All County Picnic aims to build resiliency

This weekend’s gathering marks a decade of preparation

CHIMACUM — The All County Picnic, which combines the fun of a community gathering with the necessity of preparing for possible disaster, celebrates its 10th anniversary this weekend.

The All County Picnic is a collaboration among The Production Alliance, Jefferson County Department of Emergency Management (DEM) and Local 20/20’s NPREP Action Group.

“As a rural community, our ability to respond to emergencies and recover from disaster is dependent on the networks and relationships we build in advance,” said Megan Claflin, co-founder of The Production Alliance and picnic coordinator.

“Connecting to information and resources before a crisis is the key to preparedness.”

On Saturday will be presentations from 11 a.m. to 4 p.m. at HJ Carroll Park’s Rotary Pavilion at 9884 state Highway 19 (Rhody Drive) in Chimacum.

On Sunday, a tradition born during the COVID-19 lockdown, “Picnic in Place” neighborhood gatherings, will continue with more than 15 neighborhood picnics planned that day.

Neighborhood resilience, with neighbors knowing how to help each other after a disaster, is the whole point of the all county picnics.

“Preparedness planning is critical, but it doesn’t have to be cumbersome or intimidating,” Claflin said, “and summertime is a perfect time to revisit time-honored traditions that bring together all ages, encourage relationship building and create joy.”

Picnickers on Saturday will have an opportunity to participate in Community Points of Distribution (CPOD) which, following a disaster, is a site where the public could pick up life-sustaining emergency relief supplies and would serve as a communications hub.

“In 2020, All County Picnic began incorporating CPOD training into our annual tradition of distributing free corn on the cob,” Claflin said.

“This has become a playful and practical way for residents to practice identifying and traveling to their ‘nearest’ CPOD to receive critical information along with ‘emergency’ rations of delicious, sweet corn.”

Pre-registered neighborhoods can pick up their “ration” of corn on the cob along with Go Bags.

A limited number of supplies also will be available for walk-up attendees.

“It should be noted that, due to ongoing construction at the park, this year’s event will be limited to presentations, about 10-to-5 information booths, and Go Bag distribution,” Claflin said.

“The park has much to offer children and youth, but All County Picnic will not include kids’ activities or live music this year. Carpooling is highly encouraged.”

A cornerstone of the All County Picnic is an opportunity for attendees to engage civic and community leaders from Jefferson County’s network of public health and safety professionals.

A robust series of preparedness, response and recovery presentations are planned on Saturday, Claflin said.

Here is Saturday’s schedule:

• 11 a.m. to noon — Local 2020 Neighborhood Preparedness: Elizabeth Bindschadler, an NPREP member and Quilcene resident, will speak about YOYO (You’re on Your Own) and the need for families and neighbors to prepare in advance for emergencies.

“Not all emergencies Jefferson County may face will be catastrophic disasters, but all have the potential to disrupt the transportation routes and supply chains that all residents depend on for food, medical supplies and more,” Claflin said.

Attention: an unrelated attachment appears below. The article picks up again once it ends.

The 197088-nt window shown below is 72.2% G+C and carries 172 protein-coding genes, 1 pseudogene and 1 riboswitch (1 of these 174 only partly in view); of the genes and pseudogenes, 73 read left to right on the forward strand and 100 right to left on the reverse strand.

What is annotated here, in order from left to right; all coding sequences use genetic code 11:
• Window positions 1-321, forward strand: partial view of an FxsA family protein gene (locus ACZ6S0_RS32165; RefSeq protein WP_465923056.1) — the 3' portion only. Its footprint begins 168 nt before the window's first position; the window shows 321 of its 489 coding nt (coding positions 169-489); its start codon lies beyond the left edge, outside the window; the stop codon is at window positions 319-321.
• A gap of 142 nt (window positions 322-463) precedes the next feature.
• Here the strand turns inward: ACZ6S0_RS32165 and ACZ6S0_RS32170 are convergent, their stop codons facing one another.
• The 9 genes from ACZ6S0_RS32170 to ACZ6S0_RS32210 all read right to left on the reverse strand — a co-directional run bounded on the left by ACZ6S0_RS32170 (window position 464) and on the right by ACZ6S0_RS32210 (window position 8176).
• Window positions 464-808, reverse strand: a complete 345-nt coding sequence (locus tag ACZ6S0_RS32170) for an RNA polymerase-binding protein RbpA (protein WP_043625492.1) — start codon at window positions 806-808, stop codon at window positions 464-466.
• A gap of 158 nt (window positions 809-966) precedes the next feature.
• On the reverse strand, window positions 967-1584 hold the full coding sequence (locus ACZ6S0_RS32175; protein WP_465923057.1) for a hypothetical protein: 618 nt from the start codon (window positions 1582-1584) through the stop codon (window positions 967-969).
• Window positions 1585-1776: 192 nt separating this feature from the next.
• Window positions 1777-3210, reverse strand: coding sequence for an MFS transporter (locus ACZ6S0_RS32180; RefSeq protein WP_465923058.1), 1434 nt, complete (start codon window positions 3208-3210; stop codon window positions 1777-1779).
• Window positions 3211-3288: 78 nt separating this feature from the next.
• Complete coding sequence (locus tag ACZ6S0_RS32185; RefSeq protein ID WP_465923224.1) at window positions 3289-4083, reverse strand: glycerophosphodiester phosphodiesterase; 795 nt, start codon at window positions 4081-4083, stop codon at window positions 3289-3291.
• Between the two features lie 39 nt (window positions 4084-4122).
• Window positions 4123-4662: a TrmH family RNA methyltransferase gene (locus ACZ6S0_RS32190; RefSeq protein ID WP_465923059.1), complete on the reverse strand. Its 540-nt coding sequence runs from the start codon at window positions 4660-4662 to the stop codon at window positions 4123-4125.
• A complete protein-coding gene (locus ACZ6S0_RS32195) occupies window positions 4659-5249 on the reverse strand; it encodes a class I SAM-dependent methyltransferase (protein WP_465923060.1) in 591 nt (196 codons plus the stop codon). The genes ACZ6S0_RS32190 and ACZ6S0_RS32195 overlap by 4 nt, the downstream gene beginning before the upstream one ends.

• Noon to 1 p.m. — Jefferson County Department of Emergency Management: Director Willie Bence will explore why preparation is critical and what exactly this community is preparing for by offering insights into Jefferson County’s hazard profile.

• 1 p.m. to 2 p.m. — East Jefferson Fire Rescue: Fire Chief Bret Black will speak about prevention and response to wildfires.

He will give residents direction on how to reduce fire risk around their homes and neighborhoods, and how to keep apprised of instructions for when to shelter in place and when to evacuate.

• 2 p.m. to 2:30 p.m. — Jefferson County Sheriff’s Office: Sheriff Joe Nole will offer updates on his office’s efforts to provide effective and efficient law enforcement service, protect residents and support all in emergency situations.

• 2:30 p.m. to 3 p.m. — Jefferson County Public Utility District: Communications Director Will O’Donnell will detail PUD’s leadership role in maintaining and repairing infrastructure and utilities critical to public health and safety including, electric, water, septic and telecommunications.

• 3 p.m. to 4 p.m. — Emergency communications: Keppie Keplinger, information officer for the Department of Emergency Management (DEM), will speak about the Nixle notifications service followed by representatives from KPTZ 91.9 FM and KROH 91.1 FM, which as part of the JeffCo Emergency Operations Center, ensure that information reaches the public in emergency situations in the event of traditional forms of communication failure.

If all traditional forms of telecommunications fail, radio controllers become vitally important, according to John Ebner, DEM radio room and facilities officer.

The Sunday gatherings will bring the messages home.

“While neighbors are gathered, it’s a great time to review the skills and resources that individuals and households have to share in the event of an emergency or natural disaster,” Claflin said.

“The more we know about our own capabilities and needs, and that of our neighbors, in advance of a crisis, the better we are able to respond and recover.”

In preparation for National Preparedness Month in September, event organizers will film each of Saturday’s presentations to develop into a series of educational and engaging online tutorials, Claflin said.

The video series will be available online in September at, where more information can be found about the event.

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